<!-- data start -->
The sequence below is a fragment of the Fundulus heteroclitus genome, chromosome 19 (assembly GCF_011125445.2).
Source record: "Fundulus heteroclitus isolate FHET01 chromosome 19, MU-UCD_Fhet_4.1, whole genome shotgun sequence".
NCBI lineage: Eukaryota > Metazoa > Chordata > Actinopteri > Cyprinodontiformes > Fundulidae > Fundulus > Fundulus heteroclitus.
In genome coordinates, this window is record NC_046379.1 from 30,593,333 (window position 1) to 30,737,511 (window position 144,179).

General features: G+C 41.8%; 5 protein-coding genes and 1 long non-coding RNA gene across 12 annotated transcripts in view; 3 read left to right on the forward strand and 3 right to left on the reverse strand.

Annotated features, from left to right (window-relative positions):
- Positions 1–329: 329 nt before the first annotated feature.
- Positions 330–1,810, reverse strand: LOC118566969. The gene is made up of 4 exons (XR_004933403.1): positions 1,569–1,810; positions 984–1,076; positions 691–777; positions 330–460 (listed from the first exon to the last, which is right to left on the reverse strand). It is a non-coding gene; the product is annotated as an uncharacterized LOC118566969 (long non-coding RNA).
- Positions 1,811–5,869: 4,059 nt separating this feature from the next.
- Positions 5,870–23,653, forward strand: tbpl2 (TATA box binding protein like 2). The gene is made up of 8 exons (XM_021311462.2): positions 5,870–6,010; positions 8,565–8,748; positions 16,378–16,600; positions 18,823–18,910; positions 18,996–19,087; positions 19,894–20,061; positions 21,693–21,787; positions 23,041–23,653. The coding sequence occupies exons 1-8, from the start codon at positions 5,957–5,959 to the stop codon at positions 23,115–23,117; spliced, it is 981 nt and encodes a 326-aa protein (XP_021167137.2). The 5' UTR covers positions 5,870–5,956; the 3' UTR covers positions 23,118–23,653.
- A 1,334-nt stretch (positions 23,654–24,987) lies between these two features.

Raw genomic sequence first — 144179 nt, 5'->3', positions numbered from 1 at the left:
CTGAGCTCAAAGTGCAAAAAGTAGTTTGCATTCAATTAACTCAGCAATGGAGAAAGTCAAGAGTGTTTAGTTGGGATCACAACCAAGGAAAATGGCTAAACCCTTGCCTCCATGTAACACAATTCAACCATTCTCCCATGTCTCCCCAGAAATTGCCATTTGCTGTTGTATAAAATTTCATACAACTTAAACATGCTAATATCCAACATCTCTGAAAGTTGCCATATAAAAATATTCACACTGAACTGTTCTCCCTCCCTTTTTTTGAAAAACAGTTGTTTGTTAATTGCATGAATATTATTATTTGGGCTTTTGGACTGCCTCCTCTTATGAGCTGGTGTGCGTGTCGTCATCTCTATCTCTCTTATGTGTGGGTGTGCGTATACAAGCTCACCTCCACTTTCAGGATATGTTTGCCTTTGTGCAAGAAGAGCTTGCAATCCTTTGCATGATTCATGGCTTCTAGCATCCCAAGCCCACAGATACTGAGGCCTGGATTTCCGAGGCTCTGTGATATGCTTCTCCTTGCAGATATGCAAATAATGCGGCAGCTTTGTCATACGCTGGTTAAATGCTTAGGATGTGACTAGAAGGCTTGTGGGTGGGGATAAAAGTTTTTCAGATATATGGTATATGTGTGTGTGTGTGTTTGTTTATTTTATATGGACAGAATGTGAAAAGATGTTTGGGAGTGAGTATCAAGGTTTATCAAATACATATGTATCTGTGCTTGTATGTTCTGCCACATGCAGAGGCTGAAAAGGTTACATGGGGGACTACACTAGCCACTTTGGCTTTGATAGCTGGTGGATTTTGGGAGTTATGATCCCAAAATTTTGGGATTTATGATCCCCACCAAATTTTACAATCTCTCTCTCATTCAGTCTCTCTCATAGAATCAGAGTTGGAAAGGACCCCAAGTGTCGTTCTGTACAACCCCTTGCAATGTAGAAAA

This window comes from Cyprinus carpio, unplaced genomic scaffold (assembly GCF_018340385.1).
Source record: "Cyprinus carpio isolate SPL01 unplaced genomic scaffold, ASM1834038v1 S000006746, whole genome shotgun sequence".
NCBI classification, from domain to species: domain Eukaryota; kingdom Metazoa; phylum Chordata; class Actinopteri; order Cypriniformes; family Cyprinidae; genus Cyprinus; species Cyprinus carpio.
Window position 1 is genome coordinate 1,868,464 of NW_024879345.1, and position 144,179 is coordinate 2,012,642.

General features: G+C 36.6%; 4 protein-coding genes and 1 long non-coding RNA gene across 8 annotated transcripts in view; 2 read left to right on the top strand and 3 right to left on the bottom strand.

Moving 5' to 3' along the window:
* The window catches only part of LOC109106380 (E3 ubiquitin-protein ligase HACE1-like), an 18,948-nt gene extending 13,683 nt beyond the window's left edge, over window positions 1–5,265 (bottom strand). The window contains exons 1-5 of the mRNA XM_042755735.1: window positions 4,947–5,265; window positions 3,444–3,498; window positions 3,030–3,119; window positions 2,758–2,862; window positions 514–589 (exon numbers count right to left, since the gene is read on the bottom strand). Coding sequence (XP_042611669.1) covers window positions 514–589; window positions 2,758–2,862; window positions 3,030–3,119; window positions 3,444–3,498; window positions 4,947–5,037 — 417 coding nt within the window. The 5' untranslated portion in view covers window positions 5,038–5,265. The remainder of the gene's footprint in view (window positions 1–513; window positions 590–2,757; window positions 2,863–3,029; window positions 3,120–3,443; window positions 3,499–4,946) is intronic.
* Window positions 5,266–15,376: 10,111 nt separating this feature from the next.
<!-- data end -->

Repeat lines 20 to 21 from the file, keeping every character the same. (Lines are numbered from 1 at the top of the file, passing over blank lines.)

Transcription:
* The window catches only part of LOC109106380 (E3 ubiquitin-protein ligase HACE1-like), an 18,948-nt gene extending 13,683 nt beyond the window's left edge, over window positions 1–5,265 (bottom strand). The window contains exons 1-5 of the mRNA XM_042755735.1: window positions 4,947–5,265; window positions 3,444–3,498; window positions 3,030–3,119; window positions 2,758–2,862; window positions 514–589 (exon numbers count right to left, since the gene is read on the bottom strand). Coding sequence (XP_042611669.1) covers window positions 514–589; window positions 2,758–2,862; window positions 3,030–3,119; window positions 3,444–3,498; window positions 4,947–5,037 — 417 coding nt within the window. The 5' untranslated portion in view covers window positions 5,038–5,265. The remainder of the gene's footprint in view (window positions 1–513; window positions 590–2,757; window positions 2,863–3,029; window positions 3,120–3,443; window positions 3,499–4,946) is intronic.
* Window positions 5,266–15,376: 10,111 nt separating this feature from the next.